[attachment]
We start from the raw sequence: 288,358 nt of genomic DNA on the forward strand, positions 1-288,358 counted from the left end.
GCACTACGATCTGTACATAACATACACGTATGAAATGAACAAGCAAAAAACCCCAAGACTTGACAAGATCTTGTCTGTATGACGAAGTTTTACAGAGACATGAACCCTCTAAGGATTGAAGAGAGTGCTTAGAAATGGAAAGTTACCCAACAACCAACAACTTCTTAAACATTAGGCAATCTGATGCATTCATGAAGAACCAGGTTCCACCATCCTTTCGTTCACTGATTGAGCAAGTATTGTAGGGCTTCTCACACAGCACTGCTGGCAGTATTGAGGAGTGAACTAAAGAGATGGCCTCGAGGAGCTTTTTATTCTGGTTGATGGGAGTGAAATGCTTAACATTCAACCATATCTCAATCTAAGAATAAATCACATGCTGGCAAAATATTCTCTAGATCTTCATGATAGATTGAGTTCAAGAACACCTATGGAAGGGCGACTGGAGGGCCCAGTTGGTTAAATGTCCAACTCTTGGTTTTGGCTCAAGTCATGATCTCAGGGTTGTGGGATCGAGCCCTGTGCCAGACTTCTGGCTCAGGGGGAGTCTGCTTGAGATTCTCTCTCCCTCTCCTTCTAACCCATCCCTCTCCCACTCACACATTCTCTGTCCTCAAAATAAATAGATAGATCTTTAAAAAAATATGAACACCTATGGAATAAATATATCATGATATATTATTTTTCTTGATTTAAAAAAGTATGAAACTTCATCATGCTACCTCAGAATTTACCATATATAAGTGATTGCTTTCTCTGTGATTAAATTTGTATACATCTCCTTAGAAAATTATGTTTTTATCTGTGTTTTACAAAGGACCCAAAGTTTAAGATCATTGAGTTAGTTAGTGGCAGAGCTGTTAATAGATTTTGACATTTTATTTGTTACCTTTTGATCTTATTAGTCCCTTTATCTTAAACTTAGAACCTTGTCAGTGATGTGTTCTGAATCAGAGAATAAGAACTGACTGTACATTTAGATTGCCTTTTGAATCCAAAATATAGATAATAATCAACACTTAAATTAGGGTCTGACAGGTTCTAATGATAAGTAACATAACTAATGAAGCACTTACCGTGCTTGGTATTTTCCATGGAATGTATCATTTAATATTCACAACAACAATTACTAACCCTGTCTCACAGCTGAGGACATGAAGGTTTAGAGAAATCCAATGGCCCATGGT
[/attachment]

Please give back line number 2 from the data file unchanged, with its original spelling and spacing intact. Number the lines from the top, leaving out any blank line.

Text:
GCACTACGATCTGTACATAACATACACGTATGAAATGAACAAGCAAAAAACCCCAAGACTTGACAAGATCTTGTCTGTATGACGAAGTTTTACAGAGACATGAACCCTCTAAGGATTGAAGAGAGTGCTTAGAAATGGAAAGTTACCCAACAACCAACAACTTCTTAAACATTAGGCAATCTGATGCATTCATGAAGAACCAGGTTCCACCATCCTTTCGTTCACTGATTGAGCAAGTATTGTAGGGCTTCTCACACAGCACTGCTGGCAGTATTGAGGAGTGAACTAAAGAGATGGCCTCGAGGAGCTTTTTATTCTGGTTGATGGGAGTGAAATGCTTAACATTCAACCATATCTCAATCTAAGAATAAATCACATGCTGGCAAAATATTCTCTAGATCTTCATGATAGATTGAGTTCAAGAACACCTATGGAAGGGCGACTGGAGGGCCCAGTTGGTTAAATGTCCAACTCTTGGTTTTGGCTCAAGTCATGATCTCAGGGTTGTGGGATCGAGCCCTGTGCCAGACTTCTGGCTCAGGGGGAGTCTGCTTGAGATTCTCTCTCCCTCTCCTTCTAACCCATCCCTCTCCCACTCACACATTCTCTGTCCTCAAAATAAATAGATAGATCTTTAAAAAAATATGAACACCTATGGAATAAATATATCATGATATATTATTTTTCTTGATTTAAAAAAGTATGAAACTTCATCATGCTACCTCAGAATTTACCATATATAAGTGATTGCTTTCTCTGTGATTAAATTTGTATACATCTCCTTAGAAAATTATGTTTTTATCTGTGTTTTACAAAGGACCCAAAGTTTAAGATCATTGAGTTAGTTAGTGGCAGAGCTGTTAATAGATTTTGACATTTTATTTGTTACCTTTTGATCTTATTAGTCCCTTTATCTTAAACTTAGAACCTTGTCAGTGATGTGTTCTGAATCAGAGAATAAGAACTGACTGTACATTTAGATTGCCTTTTGAATCCAAAATATAGATAATAATCAACACTTAAATTAGGGTCTGACAGGTTCTAATGATAAGTAACATAACTAATGAAGCACTTACCGTGCTTGGTATTTTCCATGGAATGTATCATTTAATATTCACAACAACAATTACTAACCCTGTCTCACAGCTGAGGACATGAAGGTTTAGAGAAATCCAATGGCCCATGGT